views, artistic flower arrangements<br />

and proud botany with trees from<br />

distant countries.<br />


A half day´s hike<br />

9km hike with Trusetal waterfall mining trail,<br />

visit to the sound trail with wildly romantic<br />

path in Truse valley.l<br />

Beginn des Wasserfallgrabens, ca. 1,8km oberhalb des Parkplatzes<br />

The Waterfall & the Truse<br />

The Truse has been mentioned in<br />

documents since 930 AD and was once an<br />

important mill river. Today it murmurs<br />

through the valley, telling stories...<br />

We start at the Waldschlösschen in the<br />

direction of Kleefleck (1km) and turn left<br />

there in the direction of Laudenbach<br />

(marked with a green bar). After approx.<br />

1km keep left (direction Brotterode) and<br />

then turn right after approx. 200m,<br />

through the weavers' meadows to<br />

Laudenbach. In Laudenbach you will<br />

come across the mining trail (2 crossed<br />

hammers), which leads us to the Trusetal<br />

waterfall (approx. 1km). We stay at the<br />

ditch of the waterfall and reach the<br />

falling water from atop, following the<br />

stairs down, you can walk around the<br />

spectacle and go straight back or<br />

additionally visit the "sound path". The<br />

sound path begins 300m behind the ice<br />

cream café, past the "Zwergen-land" car<br />

park (cross the Trusenbrücke bridge) on<br />

Laudenbacher Strasse (signposted path<br />

to own car park). The circular route is<br />

approx. 700m long. In hot weather the<br />

path back through the Truse valley is<br />

cool and shady, but the last 2km are on<br />

the road. You can return to Laudenbach<br />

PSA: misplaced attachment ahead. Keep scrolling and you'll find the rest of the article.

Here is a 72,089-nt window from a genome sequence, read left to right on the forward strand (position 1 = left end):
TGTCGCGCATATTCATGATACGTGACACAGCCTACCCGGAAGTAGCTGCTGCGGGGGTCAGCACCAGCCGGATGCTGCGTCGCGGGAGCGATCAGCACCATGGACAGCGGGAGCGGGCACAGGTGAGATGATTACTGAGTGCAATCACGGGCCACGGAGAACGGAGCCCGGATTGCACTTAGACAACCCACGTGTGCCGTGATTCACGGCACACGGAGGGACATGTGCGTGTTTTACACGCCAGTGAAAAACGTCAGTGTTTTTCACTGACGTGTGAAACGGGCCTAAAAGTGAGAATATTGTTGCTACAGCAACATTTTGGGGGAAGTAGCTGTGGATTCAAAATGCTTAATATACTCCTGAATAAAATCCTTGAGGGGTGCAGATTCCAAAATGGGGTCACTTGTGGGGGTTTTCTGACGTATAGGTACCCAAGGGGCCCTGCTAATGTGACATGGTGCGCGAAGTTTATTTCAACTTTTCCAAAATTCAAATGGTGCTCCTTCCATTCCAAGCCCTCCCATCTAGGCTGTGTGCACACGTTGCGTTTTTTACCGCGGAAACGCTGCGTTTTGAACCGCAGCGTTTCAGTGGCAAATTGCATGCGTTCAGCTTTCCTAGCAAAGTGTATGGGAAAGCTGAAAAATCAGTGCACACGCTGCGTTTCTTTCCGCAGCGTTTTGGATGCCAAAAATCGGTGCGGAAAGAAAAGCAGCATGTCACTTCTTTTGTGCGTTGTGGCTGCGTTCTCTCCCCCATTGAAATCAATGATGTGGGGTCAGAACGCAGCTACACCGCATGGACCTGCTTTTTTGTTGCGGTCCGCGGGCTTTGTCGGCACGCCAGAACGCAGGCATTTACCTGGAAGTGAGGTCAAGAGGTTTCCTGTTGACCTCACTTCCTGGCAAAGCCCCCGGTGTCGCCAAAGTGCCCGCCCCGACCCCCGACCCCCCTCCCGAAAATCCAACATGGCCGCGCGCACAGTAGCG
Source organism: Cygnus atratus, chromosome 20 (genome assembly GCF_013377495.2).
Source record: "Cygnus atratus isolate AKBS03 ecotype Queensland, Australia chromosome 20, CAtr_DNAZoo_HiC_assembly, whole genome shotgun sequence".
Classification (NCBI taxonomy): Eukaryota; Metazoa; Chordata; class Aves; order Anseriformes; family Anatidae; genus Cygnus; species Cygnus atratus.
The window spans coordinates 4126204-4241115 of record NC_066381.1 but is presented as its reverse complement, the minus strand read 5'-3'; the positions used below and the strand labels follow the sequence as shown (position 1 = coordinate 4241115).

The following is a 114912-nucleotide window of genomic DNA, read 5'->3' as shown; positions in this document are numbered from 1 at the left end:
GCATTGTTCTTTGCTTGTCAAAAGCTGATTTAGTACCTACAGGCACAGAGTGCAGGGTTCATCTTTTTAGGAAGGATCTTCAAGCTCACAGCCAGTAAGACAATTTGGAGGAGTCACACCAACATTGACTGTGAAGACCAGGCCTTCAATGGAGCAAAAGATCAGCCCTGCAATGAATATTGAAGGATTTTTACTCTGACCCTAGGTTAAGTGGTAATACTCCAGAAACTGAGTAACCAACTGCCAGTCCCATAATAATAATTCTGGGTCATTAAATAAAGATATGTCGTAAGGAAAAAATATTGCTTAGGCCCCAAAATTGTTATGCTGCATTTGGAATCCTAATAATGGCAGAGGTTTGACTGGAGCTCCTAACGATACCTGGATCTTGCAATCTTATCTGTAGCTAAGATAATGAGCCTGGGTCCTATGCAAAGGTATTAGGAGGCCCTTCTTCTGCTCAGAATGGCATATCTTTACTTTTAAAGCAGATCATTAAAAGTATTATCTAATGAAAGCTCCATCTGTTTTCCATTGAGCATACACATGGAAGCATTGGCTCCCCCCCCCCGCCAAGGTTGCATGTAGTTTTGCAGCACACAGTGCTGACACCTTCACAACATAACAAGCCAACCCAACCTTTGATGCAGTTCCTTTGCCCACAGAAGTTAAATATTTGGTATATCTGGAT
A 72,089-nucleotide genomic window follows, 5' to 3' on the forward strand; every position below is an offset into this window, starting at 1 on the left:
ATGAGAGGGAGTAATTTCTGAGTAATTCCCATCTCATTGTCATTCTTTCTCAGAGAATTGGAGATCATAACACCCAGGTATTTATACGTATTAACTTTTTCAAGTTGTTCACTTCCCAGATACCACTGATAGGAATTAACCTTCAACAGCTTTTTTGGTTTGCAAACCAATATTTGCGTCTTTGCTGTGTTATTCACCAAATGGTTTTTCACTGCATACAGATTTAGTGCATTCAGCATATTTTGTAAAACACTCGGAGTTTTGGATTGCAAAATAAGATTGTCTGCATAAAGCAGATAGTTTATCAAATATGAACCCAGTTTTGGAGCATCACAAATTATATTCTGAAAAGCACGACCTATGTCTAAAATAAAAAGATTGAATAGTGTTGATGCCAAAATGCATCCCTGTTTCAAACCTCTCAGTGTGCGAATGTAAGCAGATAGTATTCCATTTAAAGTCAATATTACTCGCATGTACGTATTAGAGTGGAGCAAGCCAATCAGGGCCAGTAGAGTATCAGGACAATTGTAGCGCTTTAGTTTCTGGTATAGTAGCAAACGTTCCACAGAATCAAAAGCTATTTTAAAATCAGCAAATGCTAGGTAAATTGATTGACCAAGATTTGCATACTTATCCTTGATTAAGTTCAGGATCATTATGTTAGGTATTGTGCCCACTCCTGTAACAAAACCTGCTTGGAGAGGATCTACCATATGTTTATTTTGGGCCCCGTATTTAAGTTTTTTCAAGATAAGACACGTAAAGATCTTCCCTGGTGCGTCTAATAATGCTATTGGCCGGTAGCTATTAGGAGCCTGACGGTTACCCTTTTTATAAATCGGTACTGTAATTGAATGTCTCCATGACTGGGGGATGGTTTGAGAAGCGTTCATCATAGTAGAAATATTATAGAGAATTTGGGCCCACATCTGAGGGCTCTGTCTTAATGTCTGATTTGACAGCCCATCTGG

by following the waterfall ditch in front<br />

of the ice cream café and then return<br />

along the familiar mining trail.<br />

Truse and a possible derivation of the name<br />

Open from April - November<br />

Entrance free<br />

from 9 o´clock until dawn<br />

(guided tours possible)<br />

© www.klangpfad-trusepark.de<br />

In Norse mythology, Thrud is - goddess of vegetation,<br />

power and strength. She is the goddess of trees, flowers,<br />

grass and willows, as well as the protective goddess of all<br />

nature beings. She is said to live high in the trees, in her<br />

Thruden's nest, the mistletoe, which is also considered a<br />

magic herb. As one of the Valkyries, Thrud is also<br />

responsible for storms and clouds. Therefore, the rune<br />

Thurisaz, assigned to this goddess, stands for (female)<br />

power and strength, for protection and defence, as well<br />

as for storms. The parents of the Norse Thrud are the<br />

harvest goddess Siff and the thunder god Thor. The root<br />

of her name goes back to the Old Norse "Throta", the<br />

Middle High German "Trute" or the Gothic "Trudan". On<br />

the one hand, it means strength or power, on the other<br />

hand, it also means to press, stomp or push. -just ike a<br />

little river would do.<br />

www.artedea.net<br />


Poetry for the hike<br />

In the middle of the water<br />

The oak rose like a hermitage,<br />

Majestic princely seal<br />

To such green forest foliage;<br />

Watching itself at its feet,<br />

Seeing the sky in the flood:<br />

So to enjoy slow life´s beat<br />

Solitude is highest good.<br />

Johann Wolfgang von Goethe<br />

(world literat, Naturalist)<br />

“Everybody needs beauty as well as bread,<br />

places to play in and pray in,<br />

where Nature may heal and cheer<br />

and give strength to body and soul alike.”<br />

John Muir (Preserver of Yosemite valley, never visited Thuringia)<br />